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Old 11-22-2020, 10:58 AM
 
Location: Elberta, AL
845 posts, read 823,980 times
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In the near future I will be moving to a more rural location. My brother has a huge solar panel setup for his house. His electric bill sometimes is next to nothing if not nothing. But how much did his setup cost? I have never asked. He just recently added a battery bank setup for when the power is off.

He has been pushing me for years to get a solar panel setup, but will it be cost effective?
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Old 11-22-2020, 02:30 PM
 
Location: USA
1,637 posts, read 551,768 times
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Ask him. Set up costs are very regional as is the payback. Your brother's set up costs and pay back will be a good guide for you.
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Old 11-24-2020, 12:52 AM
 
Location: Raleigh, NC
2,540 posts, read 3,889,830 times
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This is a very complex engineering and economics evaluation. Contact (at least two different) solar system companies that do installation in your area. They will need at least the minimum information from you:
Your electric (and gas if applicable) rate cost schedule;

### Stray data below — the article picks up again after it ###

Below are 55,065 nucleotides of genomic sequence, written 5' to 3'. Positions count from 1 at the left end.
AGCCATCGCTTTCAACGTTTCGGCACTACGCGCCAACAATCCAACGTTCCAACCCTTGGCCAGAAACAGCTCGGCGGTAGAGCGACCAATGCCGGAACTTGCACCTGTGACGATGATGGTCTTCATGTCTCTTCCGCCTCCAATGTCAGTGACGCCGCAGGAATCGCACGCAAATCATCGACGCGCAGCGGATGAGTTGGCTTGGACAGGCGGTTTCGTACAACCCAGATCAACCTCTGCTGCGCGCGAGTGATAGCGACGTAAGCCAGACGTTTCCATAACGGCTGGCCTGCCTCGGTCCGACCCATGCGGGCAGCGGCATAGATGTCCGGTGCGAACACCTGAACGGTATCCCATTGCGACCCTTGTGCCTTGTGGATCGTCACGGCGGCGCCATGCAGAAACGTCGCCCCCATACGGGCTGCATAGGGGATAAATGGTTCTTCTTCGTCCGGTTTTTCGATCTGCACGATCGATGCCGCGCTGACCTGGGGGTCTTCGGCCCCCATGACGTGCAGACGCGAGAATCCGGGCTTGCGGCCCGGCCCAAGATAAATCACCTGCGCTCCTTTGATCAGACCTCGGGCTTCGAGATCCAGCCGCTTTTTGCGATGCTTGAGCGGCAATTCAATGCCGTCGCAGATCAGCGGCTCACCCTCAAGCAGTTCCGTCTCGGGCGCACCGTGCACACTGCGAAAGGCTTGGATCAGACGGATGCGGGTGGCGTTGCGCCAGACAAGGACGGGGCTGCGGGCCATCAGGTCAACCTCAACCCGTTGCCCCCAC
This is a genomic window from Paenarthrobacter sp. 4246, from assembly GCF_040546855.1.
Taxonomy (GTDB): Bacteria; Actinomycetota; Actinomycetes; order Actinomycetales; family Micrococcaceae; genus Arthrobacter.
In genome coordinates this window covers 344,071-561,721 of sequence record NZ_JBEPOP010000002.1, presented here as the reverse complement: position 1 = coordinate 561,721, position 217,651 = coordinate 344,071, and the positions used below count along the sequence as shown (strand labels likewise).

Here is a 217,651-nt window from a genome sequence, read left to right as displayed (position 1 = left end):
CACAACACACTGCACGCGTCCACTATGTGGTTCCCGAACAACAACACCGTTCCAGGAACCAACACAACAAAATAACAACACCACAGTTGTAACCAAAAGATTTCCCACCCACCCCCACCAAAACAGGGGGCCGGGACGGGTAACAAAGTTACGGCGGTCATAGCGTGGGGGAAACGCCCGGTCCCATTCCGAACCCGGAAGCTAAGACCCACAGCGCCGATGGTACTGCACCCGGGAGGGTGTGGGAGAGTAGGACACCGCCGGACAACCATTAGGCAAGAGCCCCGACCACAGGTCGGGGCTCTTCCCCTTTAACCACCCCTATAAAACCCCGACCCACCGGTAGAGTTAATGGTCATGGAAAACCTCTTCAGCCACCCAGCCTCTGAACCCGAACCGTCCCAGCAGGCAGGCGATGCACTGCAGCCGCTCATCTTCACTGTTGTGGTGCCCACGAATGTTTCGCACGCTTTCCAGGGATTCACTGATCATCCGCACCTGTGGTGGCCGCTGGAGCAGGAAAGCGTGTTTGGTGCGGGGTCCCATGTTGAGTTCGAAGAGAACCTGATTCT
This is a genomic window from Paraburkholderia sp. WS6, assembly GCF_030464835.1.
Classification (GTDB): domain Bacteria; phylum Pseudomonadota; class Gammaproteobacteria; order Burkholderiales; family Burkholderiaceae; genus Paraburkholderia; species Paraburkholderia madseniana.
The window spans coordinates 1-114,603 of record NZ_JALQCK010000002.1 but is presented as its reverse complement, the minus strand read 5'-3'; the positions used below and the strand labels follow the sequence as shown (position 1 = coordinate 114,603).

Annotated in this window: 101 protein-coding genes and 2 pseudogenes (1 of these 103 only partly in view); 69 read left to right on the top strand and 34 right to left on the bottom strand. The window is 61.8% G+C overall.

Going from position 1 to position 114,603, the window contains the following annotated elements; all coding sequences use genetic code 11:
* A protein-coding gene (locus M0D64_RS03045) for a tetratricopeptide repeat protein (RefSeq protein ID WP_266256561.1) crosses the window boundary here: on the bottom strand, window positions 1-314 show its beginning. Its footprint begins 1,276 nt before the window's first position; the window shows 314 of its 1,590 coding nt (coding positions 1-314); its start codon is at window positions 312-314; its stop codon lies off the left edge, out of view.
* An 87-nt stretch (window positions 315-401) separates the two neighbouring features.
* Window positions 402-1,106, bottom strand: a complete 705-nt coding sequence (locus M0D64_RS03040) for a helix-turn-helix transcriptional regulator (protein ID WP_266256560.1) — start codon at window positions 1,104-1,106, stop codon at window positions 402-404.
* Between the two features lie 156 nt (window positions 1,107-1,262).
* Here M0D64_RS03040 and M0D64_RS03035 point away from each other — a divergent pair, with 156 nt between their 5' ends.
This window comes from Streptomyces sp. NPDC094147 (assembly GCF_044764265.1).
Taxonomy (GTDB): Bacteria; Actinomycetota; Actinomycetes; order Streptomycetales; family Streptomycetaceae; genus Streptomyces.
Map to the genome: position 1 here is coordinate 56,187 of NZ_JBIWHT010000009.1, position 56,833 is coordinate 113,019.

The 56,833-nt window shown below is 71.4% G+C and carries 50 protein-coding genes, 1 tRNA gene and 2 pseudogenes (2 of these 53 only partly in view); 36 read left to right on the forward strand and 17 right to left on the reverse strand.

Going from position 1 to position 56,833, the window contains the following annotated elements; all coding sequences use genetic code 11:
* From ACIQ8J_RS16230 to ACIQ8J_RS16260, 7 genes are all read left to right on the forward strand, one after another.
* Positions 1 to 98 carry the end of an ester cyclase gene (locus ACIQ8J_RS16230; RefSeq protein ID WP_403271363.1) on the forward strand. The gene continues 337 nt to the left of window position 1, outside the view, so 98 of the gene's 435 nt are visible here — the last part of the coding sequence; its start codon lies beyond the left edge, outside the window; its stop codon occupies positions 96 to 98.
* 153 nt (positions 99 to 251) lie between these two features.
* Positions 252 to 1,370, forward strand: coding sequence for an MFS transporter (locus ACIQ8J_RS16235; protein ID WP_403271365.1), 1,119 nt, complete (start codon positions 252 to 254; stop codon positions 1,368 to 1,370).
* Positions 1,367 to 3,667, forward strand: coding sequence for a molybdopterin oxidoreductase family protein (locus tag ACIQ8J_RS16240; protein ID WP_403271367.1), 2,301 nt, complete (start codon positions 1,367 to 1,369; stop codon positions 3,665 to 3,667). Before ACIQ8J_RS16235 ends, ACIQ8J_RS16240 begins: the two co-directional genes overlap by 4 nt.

At least one full years of electric (and gas if applicable) utility bills,
Data on each of your roof sections: each's areas, angles from flat, directions they face and percent shaded by trees. (IE: roof is three parts, one is 1,000 SF at 10 degrees from flat, facing due east, no shading, etc.)
Do you have space for a battery pack, preferably close to your house's main panel.

Conditions that make it more likely to be economically valid:
You plan to stay in your home for 5+ years.
You do NOT have gas.
You have expensive electricity (say, more than 10 cents a kWh, and/or have an hourly rate that charges more in the afternoon than he rest of the day ("Time of Day rates"), and/or ratchets the cost per month, biased on your greatest daily usage.

They should be able to give you an up-front cost and a number of years till payback number that's +/- 10%.
It should include any power company, and local and state and federal governmental rebates, credits, etc.
Also, they should tell you if you're eligible for first cost assistance financing. Some power companies want their customers to add solar so much that they, themselves, will provide financing and your payments are set to be less than the estimated savings. IE: your will should drop $1,000 / year, so your payment is $1,000 a year. Or similar. This sounds like a scam, but actually power companies usually are paying a LOT of extra money for afternoon power. If you put up solar, they save a LOT, so they have big incentives to help you. Also, some power companies are public utilities, and some of those choose to be Extra Green and help with the financing as a public service. Again, you'll need an expert in the LOCAL financial conditions to advise you.